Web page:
Abrego says the experience was rewarding and connected her with people outside of her field.
“Our team had a really cool mentor in the urban studies major,” she said. “I know I’m a journalism major, but I was really interested in how to make things better for people. How do we make experiences that are already hard in their own right better? It was so cool to have a team of people who cared about global issues. It inspired me to want to help others besides myself, to help my community more. Hearing other people’s projects, it was like, ‘Wow I’m in a really cool school where people care about the world and want to make it better.’”
Opportunities like the President’s Award for Global Learning and her BDP certificate are not the only ways Abrego has pushed her boundaries and followed her curiosities at UT.
“Every semester, I join one class where I have no idea what they’re talking about or that looks interesting but makes me feel uncomfortable — I took a class where I had to sing in front of strangers with a partner,” she said. “It’s cool to say I took an anthropology class; I’m a journalism major, but I’m learning so much about so many things in the world. These four years are years to explore because you never know what you will like. I saw this as a moment of growth and an opportunity to explore the world in a different way.”
In addition to these rewarding moments, Abrego faced challenges adapting to U.S. life, including using English in a much larger capacity than ever before.
“I knew English since high school, but I never had this amount of exposure to the language,” Abrego said. “I would have one or two classes in high school and that’s it. Having to be thinking and talking and processing everything in another language was definitely challenging but also rewarding because I know I’ve learned a lot.”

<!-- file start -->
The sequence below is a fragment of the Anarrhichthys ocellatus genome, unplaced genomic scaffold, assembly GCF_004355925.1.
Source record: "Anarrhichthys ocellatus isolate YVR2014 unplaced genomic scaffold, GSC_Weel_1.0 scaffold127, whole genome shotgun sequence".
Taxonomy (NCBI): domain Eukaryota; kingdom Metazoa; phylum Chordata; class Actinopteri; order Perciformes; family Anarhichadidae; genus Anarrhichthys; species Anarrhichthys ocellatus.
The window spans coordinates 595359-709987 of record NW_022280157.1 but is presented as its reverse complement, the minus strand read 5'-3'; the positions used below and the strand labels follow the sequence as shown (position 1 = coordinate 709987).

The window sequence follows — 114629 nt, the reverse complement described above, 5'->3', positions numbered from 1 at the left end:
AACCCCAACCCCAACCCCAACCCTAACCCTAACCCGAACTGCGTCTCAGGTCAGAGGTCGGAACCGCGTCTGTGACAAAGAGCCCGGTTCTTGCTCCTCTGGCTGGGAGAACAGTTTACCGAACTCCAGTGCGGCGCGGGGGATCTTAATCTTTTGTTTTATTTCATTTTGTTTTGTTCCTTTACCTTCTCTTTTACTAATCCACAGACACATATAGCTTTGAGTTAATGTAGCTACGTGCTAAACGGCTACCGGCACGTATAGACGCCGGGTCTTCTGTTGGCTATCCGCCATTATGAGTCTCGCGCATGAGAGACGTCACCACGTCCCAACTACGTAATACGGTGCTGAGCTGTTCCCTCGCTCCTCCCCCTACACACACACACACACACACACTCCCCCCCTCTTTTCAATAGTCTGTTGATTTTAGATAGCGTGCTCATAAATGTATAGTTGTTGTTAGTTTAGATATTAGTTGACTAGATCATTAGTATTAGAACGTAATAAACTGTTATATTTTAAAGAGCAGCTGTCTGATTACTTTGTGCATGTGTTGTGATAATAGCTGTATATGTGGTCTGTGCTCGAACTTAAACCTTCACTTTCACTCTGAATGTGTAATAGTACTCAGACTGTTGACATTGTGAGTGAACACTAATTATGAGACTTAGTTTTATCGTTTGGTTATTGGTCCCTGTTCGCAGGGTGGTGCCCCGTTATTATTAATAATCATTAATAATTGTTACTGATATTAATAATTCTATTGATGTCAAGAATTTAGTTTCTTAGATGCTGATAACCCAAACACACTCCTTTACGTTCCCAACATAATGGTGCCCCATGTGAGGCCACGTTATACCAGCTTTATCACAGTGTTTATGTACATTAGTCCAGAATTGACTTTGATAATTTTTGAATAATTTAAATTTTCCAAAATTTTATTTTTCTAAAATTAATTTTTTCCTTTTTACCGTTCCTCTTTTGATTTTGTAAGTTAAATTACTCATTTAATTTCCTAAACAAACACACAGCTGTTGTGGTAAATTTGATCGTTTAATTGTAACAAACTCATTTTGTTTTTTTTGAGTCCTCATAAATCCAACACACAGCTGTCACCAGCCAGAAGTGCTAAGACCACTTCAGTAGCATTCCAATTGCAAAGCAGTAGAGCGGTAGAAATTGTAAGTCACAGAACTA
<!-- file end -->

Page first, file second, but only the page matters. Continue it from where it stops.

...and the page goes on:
Abrego also faced cultural differences and took time learning how to navigate making friends and connecting with people in the U.S.
“Generally, in Mexico, the culture is super warm and friendly, and I was used to becoming friends with the person sitting next to me in class,” she said. “Then I got to UT, and everyone was in their own head, in their own world, and people didn’t really talk. I felt that was weird but then I learned that that’s just the way people are, it’s not me or something like that.”
Additionally, Abrego faced homesickness, especially when seeing all her friends from home spending time with each other back in Mexico.
However, she knew she came to UT for a reason. Born and raised in Mexico, she wanted to study journalism abroad to broaden her worldview, a trait she feels good journalism requires.
“I’ve seen things and I’ve learned things that I wouldn’t have in a regular school environment in Mexico,” she said. “That’s one of the things I really like about UT: they require you to take classes in areas that outside of your major. It’s really important for everyone to know a little bit of everything and just to be curious about things. I’ve gained a lot of knowledge and they’ve made me more curious about how the world is built.”
After she graduates from UT Abrego hopes to use her newfound skills and knowledge to continue helping people gain access to quality education, shape international policies and create sustainable societies.
“I hope to maybe become a journalist or a writer, but talk about things that matter, and maybe make people think more about issues or even forget about some issues,” Abrego said. “I want to keep writing about human experiences and exploring those areas outside of journalism, work on projects that help people have better experiences. I’m trying to make a better world.”